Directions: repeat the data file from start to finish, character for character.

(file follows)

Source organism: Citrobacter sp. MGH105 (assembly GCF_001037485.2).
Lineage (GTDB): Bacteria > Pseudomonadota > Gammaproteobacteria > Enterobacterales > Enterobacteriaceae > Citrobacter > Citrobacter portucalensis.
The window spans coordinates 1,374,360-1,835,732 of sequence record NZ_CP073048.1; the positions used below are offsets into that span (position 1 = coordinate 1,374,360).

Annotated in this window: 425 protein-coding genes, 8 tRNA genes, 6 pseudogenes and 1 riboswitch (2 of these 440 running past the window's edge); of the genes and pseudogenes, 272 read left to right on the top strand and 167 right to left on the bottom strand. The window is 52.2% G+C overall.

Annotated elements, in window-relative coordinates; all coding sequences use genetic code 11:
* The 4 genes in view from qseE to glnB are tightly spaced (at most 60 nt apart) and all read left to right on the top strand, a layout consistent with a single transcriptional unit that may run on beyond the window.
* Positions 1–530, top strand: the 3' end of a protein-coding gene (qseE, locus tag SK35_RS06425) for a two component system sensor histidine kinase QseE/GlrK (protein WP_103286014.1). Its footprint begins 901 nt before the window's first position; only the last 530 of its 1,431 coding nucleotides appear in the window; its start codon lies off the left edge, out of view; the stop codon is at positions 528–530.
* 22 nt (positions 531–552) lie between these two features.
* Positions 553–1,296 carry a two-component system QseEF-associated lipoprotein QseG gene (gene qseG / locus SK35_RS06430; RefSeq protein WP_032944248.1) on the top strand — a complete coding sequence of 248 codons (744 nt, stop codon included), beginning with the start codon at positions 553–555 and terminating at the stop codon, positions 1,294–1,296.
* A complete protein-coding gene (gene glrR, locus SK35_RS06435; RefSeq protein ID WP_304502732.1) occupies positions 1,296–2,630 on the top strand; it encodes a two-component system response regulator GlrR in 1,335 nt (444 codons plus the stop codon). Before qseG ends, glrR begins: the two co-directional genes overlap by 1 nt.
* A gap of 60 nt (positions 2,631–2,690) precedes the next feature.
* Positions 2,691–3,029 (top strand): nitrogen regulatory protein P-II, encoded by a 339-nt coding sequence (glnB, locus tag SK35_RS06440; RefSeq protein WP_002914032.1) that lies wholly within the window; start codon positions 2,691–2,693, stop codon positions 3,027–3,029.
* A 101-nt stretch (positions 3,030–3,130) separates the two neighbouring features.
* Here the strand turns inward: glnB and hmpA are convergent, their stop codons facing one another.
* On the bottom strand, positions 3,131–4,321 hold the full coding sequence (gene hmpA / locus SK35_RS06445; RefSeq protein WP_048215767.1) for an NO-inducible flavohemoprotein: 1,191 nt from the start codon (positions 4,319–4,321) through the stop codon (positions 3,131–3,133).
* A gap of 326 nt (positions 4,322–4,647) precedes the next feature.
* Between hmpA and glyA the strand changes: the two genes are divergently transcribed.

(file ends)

Source organism: Citrobacter sp. MGH105 (assembly GCF_001037485.2).
Lineage (GTDB): Bacteria > Pseudomonadota > Gammaproteobacteria > Enterobacterales > Enterobacteriaceae > Citrobacter > Citrobacter portucalensis.
The window spans coordinates 1,374,360-1,835,732 of sequence record NZ_CP073048.1; the positions used below are offsets into that span (position 1 = coordinate 1,374,360).

Annotated in this window: 425 protein-coding genes, 8 tRNA genes, 6 pseudogenes and 1 riboswitch (2 of these 440 running past the window's edge); of the genes and pseudogenes, 272 read left to right on the top strand and 167 right to left on the bottom strand. The window is 52.2% G+C overall.

Annotated elements, in window-relative coordinates; all coding sequences use genetic code 11:
* The 4 genes in view from qseE to glnB are tightly spaced (at most 60 nt apart) and all read left to right on the top strand, a layout consistent with a single transcriptional unit that may run on beyond the window.
* Positions 1–530, top strand: the 3' end of a protein-coding gene (qseE, locus tag SK35_RS06425) for a two component system sensor histidine kinase QseE/GlrK (protein WP_103286014.1). Its footprint begins 901 nt before the window's first position; only the last 530 of its 1,431 coding nucleotides appear in the window; its start codon lies off the left edge, out of view; the stop codon is at positions 528–530.
* 22 nt (positions 531–552) lie between these two features.
* Positions 553–1,296 carry a two-component system QseEF-associated lipoprotein QseG gene (gene qseG / locus SK35_RS06430; RefSeq protein WP_032944248.1) on the top strand — a complete coding sequence of 248 codons (744 nt, stop codon included), beginning with the start codon at positions 553–555 and terminating at the stop codon, positions 1,294–1,296.
* A complete protein-coding gene (gene glrR, locus SK35_RS06435; RefSeq protein ID WP_304502732.1) occupies positions 1,296–2,630 on the top strand; it encodes a two-component system response regulator GlrR in 1,335 nt (444 codons plus the stop codon). Before qseG ends, glrR begins: the two co-directional genes overlap by 1 nt.
* A gap of 60 nt (positions 2,631–2,690) precedes the next feature.
* Positions 2,691–3,029 (top strand): nitrogen regulatory protein P-II, encoded by a 339-nt coding sequence (glnB, locus tag SK35_RS06440; RefSeq protein WP_002914032.1) that lies wholly within the window; start codon positions 2,691–2,693, stop codon positions 3,027–3,029.
* A 101-nt stretch (positions 3,030–3,130) separates the two neighbouring features.
* Here the strand turns inward: glnB and hmpA are convergent, their stop codons facing one another.
* On the bottom strand, positions 3,131–4,321 hold the full coding sequence (gene hmpA / locus SK35_RS06445; RefSeq protein WP_048215767.1) for an NO-inducible flavohemoprotein: 1,191 nt from the start codon (positions 4,319–4,321) through the stop codon (positions 3,131–3,133).
* A gap of 326 nt (positions 4,322–4,647) precedes the next feature.
* Between hmpA and glyA the strand changes: the two genes are divergently transcribed.